Over the past couple of decades, the role of the modern CFO has been, and continues to be, redefined. The advent of new technology allowing for enhanced data collection and analysis toolsas well as operating management’s demands for reliable real-time informationhas extended the CFO’s responsibility to all aspects of the company.
International commerce and expanded regulatory oversight in culturally diverse customer and employee bases complicates decisions and increases risk. As a result, the CFO’s authority and responsibilities over traditional finance, accounting, and treasury functions has intensified and expanded to satisfy an exhaustive list of internal, external, and regulatory stakeholders, many of whom have conflicting interests.
Just as businesses have become more complex, diffused, and subject to greater risksmany of which are unidentifiedthe CFO function has evolved into a multi-focused position with unprecedented requirements for responsiveness and accuracy. Yesterday’s bean counters are as passé in a modern public corporation as Ford’s Model T on the highway.
Best Practices of the Modern CFO
In a 2013 report coauthored by the Association of Chartered Certified Financial Accountants (ACCA) and the Institute of Management Accountants (IMA), Jeff Thomson, president and CEO of IMA, detailed various factors that have changed the CFO function. In addition to traditional finance duties, modern CFOs are expected to work in collaboration with others throughout the organization, direct integration of key business processes, stimulate change and business transformation, and be trusted business advisors to CEOs and boards of directors.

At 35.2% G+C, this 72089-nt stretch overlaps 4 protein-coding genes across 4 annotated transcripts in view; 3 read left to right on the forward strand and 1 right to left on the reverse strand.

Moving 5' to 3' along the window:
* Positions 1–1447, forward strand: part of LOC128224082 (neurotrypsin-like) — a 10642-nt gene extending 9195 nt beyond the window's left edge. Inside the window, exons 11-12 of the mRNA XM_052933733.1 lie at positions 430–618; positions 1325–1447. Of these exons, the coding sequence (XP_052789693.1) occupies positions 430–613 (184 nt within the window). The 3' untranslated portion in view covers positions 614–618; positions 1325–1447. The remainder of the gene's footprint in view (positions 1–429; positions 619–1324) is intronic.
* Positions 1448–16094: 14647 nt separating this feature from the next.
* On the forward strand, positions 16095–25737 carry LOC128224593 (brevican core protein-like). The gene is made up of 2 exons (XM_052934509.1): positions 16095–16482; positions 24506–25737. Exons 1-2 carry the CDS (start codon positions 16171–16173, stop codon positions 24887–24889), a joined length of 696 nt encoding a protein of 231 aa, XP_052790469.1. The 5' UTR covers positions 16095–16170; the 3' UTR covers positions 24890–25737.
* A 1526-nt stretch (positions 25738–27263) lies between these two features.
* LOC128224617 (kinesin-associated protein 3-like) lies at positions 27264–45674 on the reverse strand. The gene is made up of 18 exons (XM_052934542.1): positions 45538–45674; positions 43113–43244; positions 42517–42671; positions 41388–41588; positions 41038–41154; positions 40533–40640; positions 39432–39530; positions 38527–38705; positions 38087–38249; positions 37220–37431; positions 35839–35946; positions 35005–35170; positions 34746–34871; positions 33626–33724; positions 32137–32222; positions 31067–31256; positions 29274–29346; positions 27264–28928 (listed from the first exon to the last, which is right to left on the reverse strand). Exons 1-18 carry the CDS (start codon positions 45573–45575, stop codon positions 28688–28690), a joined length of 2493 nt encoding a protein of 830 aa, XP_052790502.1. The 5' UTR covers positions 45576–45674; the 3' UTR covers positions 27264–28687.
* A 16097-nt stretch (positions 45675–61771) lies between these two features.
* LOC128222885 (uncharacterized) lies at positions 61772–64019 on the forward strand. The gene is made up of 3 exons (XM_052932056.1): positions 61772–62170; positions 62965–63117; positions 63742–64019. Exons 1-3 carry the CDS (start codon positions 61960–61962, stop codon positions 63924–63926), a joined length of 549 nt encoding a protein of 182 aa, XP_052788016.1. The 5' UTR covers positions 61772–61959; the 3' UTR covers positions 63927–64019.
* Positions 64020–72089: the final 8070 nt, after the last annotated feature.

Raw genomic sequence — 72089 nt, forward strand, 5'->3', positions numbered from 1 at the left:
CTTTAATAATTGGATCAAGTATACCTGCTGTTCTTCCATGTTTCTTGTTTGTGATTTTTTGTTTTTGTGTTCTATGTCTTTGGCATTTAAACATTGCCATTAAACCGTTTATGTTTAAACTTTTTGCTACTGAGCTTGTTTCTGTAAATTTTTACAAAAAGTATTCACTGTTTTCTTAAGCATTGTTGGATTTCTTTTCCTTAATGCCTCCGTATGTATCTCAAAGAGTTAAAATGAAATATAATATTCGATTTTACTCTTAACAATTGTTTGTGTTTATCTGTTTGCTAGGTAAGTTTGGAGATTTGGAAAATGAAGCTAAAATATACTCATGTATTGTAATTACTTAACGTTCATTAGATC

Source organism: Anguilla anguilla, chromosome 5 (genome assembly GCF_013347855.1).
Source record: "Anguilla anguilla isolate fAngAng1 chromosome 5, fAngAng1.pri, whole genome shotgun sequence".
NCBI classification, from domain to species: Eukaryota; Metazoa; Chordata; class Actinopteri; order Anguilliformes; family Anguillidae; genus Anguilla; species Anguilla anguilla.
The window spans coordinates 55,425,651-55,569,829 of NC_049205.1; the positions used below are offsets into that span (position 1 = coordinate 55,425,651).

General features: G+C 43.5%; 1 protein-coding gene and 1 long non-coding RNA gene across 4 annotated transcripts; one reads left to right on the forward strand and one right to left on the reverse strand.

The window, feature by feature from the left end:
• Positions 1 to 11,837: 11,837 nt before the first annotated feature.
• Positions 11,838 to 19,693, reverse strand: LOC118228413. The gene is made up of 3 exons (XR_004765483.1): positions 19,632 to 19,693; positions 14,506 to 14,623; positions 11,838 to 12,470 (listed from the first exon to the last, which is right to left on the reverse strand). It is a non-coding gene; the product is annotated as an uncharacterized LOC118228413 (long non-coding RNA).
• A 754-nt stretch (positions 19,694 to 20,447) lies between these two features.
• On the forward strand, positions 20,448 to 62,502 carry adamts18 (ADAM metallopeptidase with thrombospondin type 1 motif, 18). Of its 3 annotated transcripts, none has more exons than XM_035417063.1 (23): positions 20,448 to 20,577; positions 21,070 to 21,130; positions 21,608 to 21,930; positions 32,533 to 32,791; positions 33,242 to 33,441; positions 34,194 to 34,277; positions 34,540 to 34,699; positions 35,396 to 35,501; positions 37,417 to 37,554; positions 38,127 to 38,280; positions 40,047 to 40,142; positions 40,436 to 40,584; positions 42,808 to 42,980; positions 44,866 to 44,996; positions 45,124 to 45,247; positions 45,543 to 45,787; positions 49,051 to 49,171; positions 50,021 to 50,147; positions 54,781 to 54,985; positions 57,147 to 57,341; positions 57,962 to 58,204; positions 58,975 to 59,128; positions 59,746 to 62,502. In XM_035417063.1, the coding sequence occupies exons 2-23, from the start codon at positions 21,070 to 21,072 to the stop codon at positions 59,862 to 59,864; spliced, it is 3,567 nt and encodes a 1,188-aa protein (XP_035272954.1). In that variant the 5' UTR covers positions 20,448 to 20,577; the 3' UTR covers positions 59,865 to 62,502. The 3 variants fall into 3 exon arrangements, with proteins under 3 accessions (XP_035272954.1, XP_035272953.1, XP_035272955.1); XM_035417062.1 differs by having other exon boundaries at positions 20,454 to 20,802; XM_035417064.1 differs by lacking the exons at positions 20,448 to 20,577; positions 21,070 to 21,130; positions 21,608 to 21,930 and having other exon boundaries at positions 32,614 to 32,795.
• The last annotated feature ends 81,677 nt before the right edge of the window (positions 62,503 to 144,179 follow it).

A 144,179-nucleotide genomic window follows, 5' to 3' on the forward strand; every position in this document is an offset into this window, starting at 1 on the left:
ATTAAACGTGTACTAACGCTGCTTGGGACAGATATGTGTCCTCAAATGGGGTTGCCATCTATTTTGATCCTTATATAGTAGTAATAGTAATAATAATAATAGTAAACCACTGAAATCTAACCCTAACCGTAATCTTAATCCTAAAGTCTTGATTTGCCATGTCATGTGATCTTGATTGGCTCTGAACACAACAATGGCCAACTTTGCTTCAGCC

The report identifies several priorities modern CFOs have that their predecessors did not. These are the consequence of increased regulations, globalization, industry and business transformations, aggressive stakeholders, and the adoption of complicated financial and operating reporting requirements. While the actual duties of a CFO vary according to industry, company dynamics, and historical precedents, an effective CFO in the 21st century must excel in each of the following practices.
Whether talking to the board of directors, delivering financial data to stock analysts, investment managers, and regulators, or detailing performance metrics to fellow officers and employees, the importance of clear, crisp, and relevant information delivered in an understandable format cannot be overstated. Knowing what to say, when to say it, and how to present it has become a critical component of a CFO’s responsibility.
As Robert Hoglund, CFO of Consolidated Edison, recognizes, “Communication is essential in every aspect of the business…ultimately I need to persuade people to my point of view.” While CEOs can expound upon such nebulous subjects as mission, vision, goals, and culture, CFOs are expected to bring real data to the table, to put the “meat on the bones” for gimlet-eyed regulators and anxious money managers.
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